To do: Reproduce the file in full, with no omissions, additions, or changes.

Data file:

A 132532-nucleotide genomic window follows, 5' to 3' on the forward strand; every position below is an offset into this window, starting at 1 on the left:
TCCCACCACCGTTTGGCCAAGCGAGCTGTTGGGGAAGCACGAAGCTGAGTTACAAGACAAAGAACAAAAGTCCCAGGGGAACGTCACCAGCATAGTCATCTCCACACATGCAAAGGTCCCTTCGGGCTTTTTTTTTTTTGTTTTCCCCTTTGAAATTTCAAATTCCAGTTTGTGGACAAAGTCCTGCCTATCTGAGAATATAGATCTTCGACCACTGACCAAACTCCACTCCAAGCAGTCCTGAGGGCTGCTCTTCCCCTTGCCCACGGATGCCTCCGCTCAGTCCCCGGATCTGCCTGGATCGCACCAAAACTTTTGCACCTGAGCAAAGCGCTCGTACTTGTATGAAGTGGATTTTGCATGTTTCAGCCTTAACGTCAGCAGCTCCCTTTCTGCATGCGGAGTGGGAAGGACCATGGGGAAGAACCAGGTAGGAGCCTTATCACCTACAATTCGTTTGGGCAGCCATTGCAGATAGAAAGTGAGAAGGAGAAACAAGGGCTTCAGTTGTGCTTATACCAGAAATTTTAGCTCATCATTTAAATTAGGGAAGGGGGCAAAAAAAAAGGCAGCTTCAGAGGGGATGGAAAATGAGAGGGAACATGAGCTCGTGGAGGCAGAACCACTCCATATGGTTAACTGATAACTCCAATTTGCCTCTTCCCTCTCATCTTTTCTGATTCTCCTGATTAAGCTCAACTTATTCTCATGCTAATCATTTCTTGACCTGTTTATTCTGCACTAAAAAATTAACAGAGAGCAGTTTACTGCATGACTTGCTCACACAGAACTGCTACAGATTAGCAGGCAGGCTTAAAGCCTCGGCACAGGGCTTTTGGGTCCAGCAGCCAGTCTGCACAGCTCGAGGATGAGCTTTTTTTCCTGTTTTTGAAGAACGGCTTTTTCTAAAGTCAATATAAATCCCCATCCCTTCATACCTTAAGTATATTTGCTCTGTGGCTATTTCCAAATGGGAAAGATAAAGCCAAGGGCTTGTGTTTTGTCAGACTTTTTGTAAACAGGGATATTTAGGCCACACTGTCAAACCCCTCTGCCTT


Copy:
A 132532-nucleotide genomic window follows, 5' to 3' on the forward strand; every position below is an offset into this window, starting at 1 on the left:
TCCCACCACCGTTTGGCCAAGCGAGCTGTTGGGGAAGCACGAAGCTGAGTTACAAGACAAAGAACAAAAGTCCCAGGGGAACGTCACCAGCATAGTCATCTCCACACATGCAAAGGTCCCTTCGGGCTTTTTTTTTTTTGTTTTCCCCTTTGAAATTTCAAATTCCAGTTTGTGGACAAAGTCCTGCCTATCTGAGAATATAGATCTTCGACCACTGACCAAACTCCACTCCAAGCAGTCCTGAGGGCTGCTCTTCCCCTTGCCCACGGATGCCTCCGCTCAGTCCCCGGATCTGCCTGGATCGCACCAAAACTTTTGCACCTGAGCAAAGCGCTCGTACTTGTATGAAGTGGATTTTGCATGTTTCAGCCTTAACGTCAGCAGCTCCCTTTCTGCATGCGGAGTGGGAAGGACCATGGGGAAGAACCAGGTAGGAGCCTTATCACCTACAATTCGTTTGGGCAGCCATTGCAGATAGAAAGTGAGAAGGAGAAACAAGGGCTTCAGTTGTGCTTATACCAGAAATTTTAGCTCATCATTTAAATTAGGGAAGGGGGCAAAAAAAAAGGCAGCTTCAGAGGGGATGGAAAATGAGAGGGAACATGAGCTCGTGGAGGCAGAACCACTCCATATGGTTAACTGATAACTCCAATTTGCCTCTTCCCTCTCATCTTTTCTGATTCTCCTGATTAAGCTCAACTTATTCTCATGCTAATCATTTCTTGACCTGTTTATTCTGCACTAAAAAATTAACAGAGAGCAGTTTACTGCATGACTTGCTCACACAGAACTGCTACAGATTAGCAGGCAGGCTTAAAGCCTCGGCACAGGGCTTTTGGGTCCAGCAGCCAGTCTGCACAGCTCGAGGATGAGCTTTTTTTCCTGTTTTTGAAGAACGGCTTTTTCTAAAGTCAATATAAATCCCCATCCCTTCATACCTTAAGTATATTTGCTCTGTGGCTATTTCCAAATGGGAAAGATAAAGCCAAGGGCTTGTGTTTTGTCAGACTTTTTGTAAACAGGGATATTTAGGCCACACTGTCAAACCCCTCTGCCTT